As the tenth anniversary of 9/11 draws nigh, the media is saturated with reflections on this defining event of our generation. Watching or reading certain pundits can be a maddening experience, as they draw wrong conclusions or hype the tragedy. Other types of coverage can make your heart leap into your throat, such as the cover of one magazine I saw in the airport recently entitled “9/11 Children” featuring those who had lost parents on that fateful day. For reflective articles, I have benefited from the latest issues of WORLD and Tabletalk magazines.
I recall how horrified I was ten years ago, as events unfolded, by the evil forethought of the perpetrators. For years the terrorists had been learning to fly so they could control the cockpit; they plotted such things as what types of planes to hijack, their routes, fuel amounts, passenger levels, etc.; they chose symbolic targets representing our financial, military and political power (the Shanksville, PA, crash preventing a plane from flying into the US Capitol Building). Insidiously, Osama Bin Laden even deliberately chose the date of 9/11 . In his laughing, diabolical mind, he knew these three numbers were the ones Americans dial for emergencies.
Thinking as a former math teacher about those numbers, I wondered if there was a positive use one could make of them. Yes, I am admitting here that I looked to see what the Bible verses with the reference of 9:11 say. I wondered, “Do any of them in their proper context contain truth that might communicate when the subject of this tragedy arises?” After all, the reference would make it easy to remember and might help in witnessing. I did and do feel a bit silly, about like rolling dice to find a verse. But then again, “Man casts the lot, but its every decision is from the Lord.”
Just to clarify my little experiment before I share the results. No, I am not promoting “secret number codes” of the Bible, approaching the Scriptures as if these verses were written for this event. No, I do not believe the references are inspired. No, this should not be the way one ordinarily studies the Bible.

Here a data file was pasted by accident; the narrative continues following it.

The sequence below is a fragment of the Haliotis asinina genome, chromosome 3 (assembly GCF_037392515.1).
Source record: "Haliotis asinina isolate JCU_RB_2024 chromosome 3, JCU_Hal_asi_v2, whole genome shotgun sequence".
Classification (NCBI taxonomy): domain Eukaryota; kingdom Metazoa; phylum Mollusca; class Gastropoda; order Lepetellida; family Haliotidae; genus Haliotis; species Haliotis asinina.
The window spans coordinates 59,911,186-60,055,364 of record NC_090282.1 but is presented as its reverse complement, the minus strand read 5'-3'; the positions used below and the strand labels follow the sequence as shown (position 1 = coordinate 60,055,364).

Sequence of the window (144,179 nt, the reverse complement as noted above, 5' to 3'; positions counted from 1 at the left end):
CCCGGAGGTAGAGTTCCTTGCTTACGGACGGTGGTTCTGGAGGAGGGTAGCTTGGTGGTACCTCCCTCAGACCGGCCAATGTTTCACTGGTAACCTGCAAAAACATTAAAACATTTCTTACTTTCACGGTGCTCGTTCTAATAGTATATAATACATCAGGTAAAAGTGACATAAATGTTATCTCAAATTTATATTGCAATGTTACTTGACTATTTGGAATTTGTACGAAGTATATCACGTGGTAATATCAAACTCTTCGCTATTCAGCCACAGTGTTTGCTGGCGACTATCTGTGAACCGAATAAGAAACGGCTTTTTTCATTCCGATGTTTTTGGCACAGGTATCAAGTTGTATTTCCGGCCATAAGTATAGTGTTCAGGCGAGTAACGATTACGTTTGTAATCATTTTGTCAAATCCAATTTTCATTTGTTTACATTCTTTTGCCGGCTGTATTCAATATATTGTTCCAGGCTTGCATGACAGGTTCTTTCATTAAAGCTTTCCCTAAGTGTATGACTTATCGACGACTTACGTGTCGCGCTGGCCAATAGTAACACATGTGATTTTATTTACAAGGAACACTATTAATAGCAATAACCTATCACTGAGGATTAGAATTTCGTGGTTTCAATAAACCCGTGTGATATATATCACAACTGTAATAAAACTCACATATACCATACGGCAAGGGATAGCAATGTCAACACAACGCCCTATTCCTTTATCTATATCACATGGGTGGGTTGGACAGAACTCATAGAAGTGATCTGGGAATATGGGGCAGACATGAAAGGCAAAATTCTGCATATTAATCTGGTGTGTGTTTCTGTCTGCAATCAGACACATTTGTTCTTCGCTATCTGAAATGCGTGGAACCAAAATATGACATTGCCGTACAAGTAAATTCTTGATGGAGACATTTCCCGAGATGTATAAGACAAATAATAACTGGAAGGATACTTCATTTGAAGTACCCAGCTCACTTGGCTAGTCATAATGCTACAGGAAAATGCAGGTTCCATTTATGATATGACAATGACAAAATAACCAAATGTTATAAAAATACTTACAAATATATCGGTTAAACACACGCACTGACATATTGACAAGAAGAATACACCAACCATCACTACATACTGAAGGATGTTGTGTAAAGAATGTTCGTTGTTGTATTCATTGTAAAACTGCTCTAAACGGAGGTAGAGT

I found there are only 37 9:11 references, as 29 of the books do not have enough chapters. As one would expect, almost all of these 37 verses did not relate at all. Some were, in referring to tragedy, intriguing but not that helpful, such as Isaiah 9:11, “Therefore the LORD raises against them adversaries from Rezin and spurs their enemies on” and Esther 9:11, “On that day the number of those who were killed at the citadel in Susa was reported to the king.” Yet surprisingly, I thought four of these verses in context could possibly be used in discussions of 9/11 and other tragic events. What do you think?
As a reminder of God’s plan in tragedy – Following his deliverance after the flood, God said to Noah in Genesis 9:11, “Now behold, I Myself do establish My covenant with you, and with your descendants after you.” In the greatest act of earthly destruction, the Lord was at work saving His chosen ones and entering into a covenant with them. Despite wars and terrors, God is still preserving the earth and making known His salvation through the covenant of Christ.
As a way of identifying with those suffering – Job 9:11 says, “Were He to pass by me, I would not see Him; were He to move past me, I would not perceive Him.” In his great suffering involving the loss of property, children, and health, Job struggled to understand God’s mysterious presence and ways. We need to identify initially with disillusioned people as they try to make sense of painful events around them, rather than coming across like Job’s friends as if we understand it all.
As a note of warning to the proud – Psalm 9:11 states, “Sing praises to the LORD, who dwells in Zion; declare among the peoples His deeds.” As the deeds this psalm is glorifying the Lord for are His judgments on wicked nations, can we see beyond the terrorists’ hands to God’s hand of judgment? Americans of this generation are blind to their own sin and that the targets of 9/11 were representative of our false gods, as Timothy Keller and others have pointed out. Given that Jesus Himself used the spreading news of the tragedy of a falling tower to call people to repent of their own evil (Luke 13:4), we must carefully do the same.
As a picture of the gospel of Christ – Amos 9:11, ““In that day I will raise up the fallen booth of David, and wall up its breaches; I will also raise up its ruins and rebuild it as in the days of old.” The apostles used this verse from Amos to preach Christ’s resurrection from the dead as the true King and Restorer of the people of God (Acts 15:16-17). Just as monuments are being built from the ruins of the towers, so shattered and broken lives can be rebuilt by Christ.